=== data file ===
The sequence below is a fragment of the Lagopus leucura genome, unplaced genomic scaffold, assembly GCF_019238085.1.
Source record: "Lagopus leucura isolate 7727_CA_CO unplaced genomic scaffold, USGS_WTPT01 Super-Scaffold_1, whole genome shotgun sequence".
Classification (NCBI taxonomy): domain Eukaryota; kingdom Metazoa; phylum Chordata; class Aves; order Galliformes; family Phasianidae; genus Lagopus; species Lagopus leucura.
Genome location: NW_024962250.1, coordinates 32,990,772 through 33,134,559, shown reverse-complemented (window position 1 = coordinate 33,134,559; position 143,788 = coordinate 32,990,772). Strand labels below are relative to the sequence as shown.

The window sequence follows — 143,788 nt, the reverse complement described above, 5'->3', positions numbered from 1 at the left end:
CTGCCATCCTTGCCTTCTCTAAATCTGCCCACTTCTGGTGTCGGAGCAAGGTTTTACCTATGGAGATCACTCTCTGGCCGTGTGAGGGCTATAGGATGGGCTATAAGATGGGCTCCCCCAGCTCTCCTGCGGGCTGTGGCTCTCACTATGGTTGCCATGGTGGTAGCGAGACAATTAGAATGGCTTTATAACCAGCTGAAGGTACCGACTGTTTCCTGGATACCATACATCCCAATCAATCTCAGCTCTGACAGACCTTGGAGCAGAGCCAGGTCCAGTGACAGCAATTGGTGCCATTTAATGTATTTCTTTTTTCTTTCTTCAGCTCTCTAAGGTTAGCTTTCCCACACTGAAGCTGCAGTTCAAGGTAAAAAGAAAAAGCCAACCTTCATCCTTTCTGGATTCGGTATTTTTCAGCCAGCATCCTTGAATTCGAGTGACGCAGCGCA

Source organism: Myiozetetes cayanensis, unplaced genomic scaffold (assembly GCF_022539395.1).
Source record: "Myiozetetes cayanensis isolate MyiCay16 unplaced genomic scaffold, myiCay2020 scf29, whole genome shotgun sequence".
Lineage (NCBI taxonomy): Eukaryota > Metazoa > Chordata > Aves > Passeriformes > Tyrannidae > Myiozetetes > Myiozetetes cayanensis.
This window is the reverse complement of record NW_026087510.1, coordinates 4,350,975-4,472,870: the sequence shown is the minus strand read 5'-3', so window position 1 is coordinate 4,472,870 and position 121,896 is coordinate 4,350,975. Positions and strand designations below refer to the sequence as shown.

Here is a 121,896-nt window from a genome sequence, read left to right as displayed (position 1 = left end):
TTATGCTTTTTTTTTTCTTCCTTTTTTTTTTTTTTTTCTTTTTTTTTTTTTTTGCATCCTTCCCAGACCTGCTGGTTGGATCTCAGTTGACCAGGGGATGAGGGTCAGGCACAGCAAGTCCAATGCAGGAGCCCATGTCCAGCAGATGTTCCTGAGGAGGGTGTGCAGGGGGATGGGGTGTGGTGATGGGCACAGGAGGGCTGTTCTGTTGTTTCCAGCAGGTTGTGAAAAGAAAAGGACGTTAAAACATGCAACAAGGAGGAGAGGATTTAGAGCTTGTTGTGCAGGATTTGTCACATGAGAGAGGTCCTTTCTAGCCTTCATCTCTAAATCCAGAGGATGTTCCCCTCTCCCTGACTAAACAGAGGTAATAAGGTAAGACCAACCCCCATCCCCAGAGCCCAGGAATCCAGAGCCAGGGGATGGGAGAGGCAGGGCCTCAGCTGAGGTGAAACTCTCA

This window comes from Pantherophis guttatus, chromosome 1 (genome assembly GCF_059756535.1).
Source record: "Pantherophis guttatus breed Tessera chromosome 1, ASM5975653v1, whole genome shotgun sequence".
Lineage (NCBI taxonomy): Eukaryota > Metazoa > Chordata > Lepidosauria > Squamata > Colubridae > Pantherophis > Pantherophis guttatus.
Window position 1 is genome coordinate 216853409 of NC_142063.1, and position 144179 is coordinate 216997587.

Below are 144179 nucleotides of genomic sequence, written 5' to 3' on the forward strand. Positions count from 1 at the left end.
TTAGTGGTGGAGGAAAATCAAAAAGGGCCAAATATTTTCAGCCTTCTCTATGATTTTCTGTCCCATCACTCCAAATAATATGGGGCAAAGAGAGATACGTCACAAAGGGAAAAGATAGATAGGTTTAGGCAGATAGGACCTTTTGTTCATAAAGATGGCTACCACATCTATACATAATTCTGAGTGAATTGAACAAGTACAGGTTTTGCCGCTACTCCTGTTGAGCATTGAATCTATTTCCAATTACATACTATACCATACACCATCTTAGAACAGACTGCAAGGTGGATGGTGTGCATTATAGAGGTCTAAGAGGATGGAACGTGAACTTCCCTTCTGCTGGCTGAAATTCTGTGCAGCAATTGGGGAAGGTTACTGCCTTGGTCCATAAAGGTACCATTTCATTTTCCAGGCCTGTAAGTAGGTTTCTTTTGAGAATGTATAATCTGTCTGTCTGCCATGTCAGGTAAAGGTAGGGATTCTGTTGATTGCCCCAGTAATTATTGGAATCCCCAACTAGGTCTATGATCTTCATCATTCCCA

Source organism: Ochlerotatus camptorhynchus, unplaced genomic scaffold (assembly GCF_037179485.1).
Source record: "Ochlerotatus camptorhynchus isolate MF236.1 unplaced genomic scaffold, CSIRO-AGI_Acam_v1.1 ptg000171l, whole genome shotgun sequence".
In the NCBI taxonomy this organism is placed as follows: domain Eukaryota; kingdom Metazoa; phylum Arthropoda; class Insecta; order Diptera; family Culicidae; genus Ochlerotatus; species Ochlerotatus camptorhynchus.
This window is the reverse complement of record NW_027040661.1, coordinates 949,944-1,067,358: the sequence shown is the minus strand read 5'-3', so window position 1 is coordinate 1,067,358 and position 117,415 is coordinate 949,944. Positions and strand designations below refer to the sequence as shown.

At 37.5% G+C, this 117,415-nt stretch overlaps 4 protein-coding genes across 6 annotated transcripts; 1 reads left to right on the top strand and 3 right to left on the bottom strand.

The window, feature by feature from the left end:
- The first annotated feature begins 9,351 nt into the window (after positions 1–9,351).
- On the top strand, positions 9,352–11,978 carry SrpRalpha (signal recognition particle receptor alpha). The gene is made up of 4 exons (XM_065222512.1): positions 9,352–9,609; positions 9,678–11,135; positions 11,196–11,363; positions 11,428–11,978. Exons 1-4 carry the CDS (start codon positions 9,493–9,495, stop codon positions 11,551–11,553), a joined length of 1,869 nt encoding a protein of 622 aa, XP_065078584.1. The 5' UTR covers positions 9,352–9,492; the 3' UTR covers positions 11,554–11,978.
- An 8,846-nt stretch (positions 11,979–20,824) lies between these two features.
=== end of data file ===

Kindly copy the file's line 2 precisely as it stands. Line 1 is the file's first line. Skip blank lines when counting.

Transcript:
Source record: "Lagopus leucura isolate 7727_CA_CO unplaced genomic scaffold, USGS_WTPT01 Super-Scaffold_1, whole genome shotgun sequence".